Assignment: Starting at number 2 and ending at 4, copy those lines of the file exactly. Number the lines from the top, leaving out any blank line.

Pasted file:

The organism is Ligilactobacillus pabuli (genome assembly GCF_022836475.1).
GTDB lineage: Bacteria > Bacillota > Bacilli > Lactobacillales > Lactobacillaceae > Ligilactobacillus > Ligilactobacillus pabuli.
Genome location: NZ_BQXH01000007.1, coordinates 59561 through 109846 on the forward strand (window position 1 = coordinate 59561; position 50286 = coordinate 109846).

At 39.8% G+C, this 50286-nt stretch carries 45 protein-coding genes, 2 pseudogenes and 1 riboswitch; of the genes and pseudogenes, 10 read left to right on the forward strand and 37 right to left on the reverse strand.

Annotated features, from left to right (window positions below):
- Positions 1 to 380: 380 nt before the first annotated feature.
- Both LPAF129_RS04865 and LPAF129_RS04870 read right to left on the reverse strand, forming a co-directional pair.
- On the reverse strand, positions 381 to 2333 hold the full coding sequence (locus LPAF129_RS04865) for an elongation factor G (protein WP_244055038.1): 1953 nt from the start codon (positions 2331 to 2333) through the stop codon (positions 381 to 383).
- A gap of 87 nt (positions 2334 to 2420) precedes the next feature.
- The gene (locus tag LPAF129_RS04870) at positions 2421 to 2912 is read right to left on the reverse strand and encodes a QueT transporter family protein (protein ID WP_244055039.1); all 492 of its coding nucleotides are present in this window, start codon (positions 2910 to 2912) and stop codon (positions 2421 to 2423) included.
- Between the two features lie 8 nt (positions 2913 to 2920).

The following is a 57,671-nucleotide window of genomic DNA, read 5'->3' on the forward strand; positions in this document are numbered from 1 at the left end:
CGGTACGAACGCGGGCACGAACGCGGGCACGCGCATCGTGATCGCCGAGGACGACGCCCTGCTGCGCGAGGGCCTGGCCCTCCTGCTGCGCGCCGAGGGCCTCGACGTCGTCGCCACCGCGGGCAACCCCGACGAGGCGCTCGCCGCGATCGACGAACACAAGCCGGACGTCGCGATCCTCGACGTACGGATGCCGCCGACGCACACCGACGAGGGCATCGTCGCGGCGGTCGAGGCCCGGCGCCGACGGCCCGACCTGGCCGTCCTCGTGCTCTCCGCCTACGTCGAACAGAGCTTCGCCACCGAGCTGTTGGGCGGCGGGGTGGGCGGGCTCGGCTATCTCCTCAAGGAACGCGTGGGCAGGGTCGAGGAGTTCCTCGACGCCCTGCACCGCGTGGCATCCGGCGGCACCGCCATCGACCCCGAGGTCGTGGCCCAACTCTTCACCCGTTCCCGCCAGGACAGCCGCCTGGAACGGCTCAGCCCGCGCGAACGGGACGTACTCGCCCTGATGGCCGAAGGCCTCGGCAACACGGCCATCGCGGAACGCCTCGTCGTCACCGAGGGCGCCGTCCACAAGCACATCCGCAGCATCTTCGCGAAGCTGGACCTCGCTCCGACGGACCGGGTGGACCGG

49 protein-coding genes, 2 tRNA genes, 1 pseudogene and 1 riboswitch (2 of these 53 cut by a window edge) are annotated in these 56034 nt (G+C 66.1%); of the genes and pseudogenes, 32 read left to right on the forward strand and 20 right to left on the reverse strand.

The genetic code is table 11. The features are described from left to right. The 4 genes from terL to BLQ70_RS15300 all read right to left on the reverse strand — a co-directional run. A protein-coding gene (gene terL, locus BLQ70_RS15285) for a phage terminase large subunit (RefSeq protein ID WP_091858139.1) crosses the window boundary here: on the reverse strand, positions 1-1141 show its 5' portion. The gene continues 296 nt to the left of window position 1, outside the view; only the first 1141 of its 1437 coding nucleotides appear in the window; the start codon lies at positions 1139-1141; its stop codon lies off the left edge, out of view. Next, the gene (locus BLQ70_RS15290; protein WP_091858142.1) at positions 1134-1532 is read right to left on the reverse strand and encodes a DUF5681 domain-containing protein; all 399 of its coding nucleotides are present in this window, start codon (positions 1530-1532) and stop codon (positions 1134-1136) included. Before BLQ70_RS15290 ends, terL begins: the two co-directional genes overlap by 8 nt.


GTDB lineage: Bacteria > Bacillota > Bacilli > Lactobacillales > Lactobacillaceae > Ligilactobacillus > Ligilactobacillus pabuli.
Genome location: NZ_BQXH01000007.1, coordinates 59561 through 109846 on the forward strand (window position 1 = coordinate 59561; position 50286 = coordinate 109846).

At 39.8% G+C, this 50286-nt stretch carries 45 protein-coding genes, 2 pseudogenes and 1 riboswitch; of the genes and pseudogenes, 10 read left to right on the forward strand and 37 right to left on the reverse strand.